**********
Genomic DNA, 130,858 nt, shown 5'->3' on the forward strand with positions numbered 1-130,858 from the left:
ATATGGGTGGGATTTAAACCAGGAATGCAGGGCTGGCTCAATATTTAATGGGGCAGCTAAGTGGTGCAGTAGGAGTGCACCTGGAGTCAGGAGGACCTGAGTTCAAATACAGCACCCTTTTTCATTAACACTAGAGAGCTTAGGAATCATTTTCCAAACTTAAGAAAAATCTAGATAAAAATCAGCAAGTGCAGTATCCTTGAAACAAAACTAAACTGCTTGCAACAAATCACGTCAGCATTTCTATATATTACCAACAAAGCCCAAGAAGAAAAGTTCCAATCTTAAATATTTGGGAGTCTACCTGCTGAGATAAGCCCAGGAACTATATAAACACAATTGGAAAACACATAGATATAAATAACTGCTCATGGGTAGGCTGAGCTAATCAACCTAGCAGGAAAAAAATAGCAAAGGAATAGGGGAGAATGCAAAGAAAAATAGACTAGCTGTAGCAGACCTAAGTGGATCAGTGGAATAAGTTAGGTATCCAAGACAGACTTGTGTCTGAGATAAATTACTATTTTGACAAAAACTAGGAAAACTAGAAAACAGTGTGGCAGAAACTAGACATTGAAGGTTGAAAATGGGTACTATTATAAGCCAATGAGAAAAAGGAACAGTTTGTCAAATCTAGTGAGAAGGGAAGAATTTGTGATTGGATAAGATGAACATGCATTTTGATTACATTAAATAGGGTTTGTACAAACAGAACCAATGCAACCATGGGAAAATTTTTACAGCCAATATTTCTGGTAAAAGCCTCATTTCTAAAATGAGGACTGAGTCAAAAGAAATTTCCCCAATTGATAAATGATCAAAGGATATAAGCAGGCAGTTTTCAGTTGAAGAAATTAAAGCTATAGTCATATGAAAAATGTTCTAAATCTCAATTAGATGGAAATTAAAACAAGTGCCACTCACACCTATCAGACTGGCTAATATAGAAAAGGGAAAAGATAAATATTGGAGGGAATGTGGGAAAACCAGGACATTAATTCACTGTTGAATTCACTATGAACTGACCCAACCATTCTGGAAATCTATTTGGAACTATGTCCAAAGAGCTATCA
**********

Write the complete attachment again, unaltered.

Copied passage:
Genomic DNA, 130,858 nt, shown 5'->3' on the forward strand with positions numbered 1-130,858 from the left:
ATATGGGTGGGATTTAAACCAGGAATGCAGGGCTGGCTCAATATTTAATGGGGCAGCTAAGTGGTGCAGTAGGAGTGCACCTGGAGTCAGGAGGACCTGAGTTCAAATACAGCACCCTTTTTCATTAACACTAGAGAGCTTAGGAATCATTTTCCAAACTTAAGAAAAATCTAGATAAAAATCAGCAAGTGCAGTATCCTTGAAACAAAACTAAACTGCTTGCAACAAATCACGTCAGCATTTCTATATATTACCAACAAAGCCCAAGAAGAAAAGTTCCAATCTTAAATATTTGGGAGTCTACCTGCTGAGATAAGCCCAGGAACTATATAAACACAATTGGAAAACACATAGATATAAATAACTGCTCATGGGTAGGCTGAGCTAATCAACCTAGCAGGAAAAAAATAGCAAAGGAATAGGGGAGAATGCAAAGAAAAATAGACTAGCTGTAGCAGACCTAAGTGGATCAGTGGAATAAGTTAGGTATCCAAGACAGACTTGTGTCTGAGATAAATTACTATTTTGACAAAAACTAGGAAAACTAGAAAACAGTGTGGCAGAAACTAGACATTGAAGGTTGAAAATGGGTACTATTATAAGCCAATGAGAAAAAGGAACAGTTTGTCAAATCTAGTGAGAAGGGAAGAATTTGTGATTGGATAAGATGAACATGCATTTTGATTACATTAAATAGGGTTTGTACAAACAGAACCAATGCAACCATGGGAAAATTTTTACAGCCAATATTTCTGGTAAAAGCCTCATTTCTAAAATGAGGACTGAGTCAAAAGAAATTTCCCCAATTGATAAATGATCAAAGGATATAAGCAGGCAGTTTTCAGTTGAAGAAATTAAAGCTATAGTCATATGAAAAATGTTCTAAATCTCAATTAGATGGAAATTAAAACAAGTGCCACTCACACCTATCAGACTGGCTAATATAGAAAAGGGAAAAGATAAATATTGGAGGGAATGTGGGAAAACCAGGACATTAATTCACTGTTGAATTCACTATGAACTGACCCAACCATTCTGGAAATCTATTTGGAACTATGTCCAAAGAGCTATCA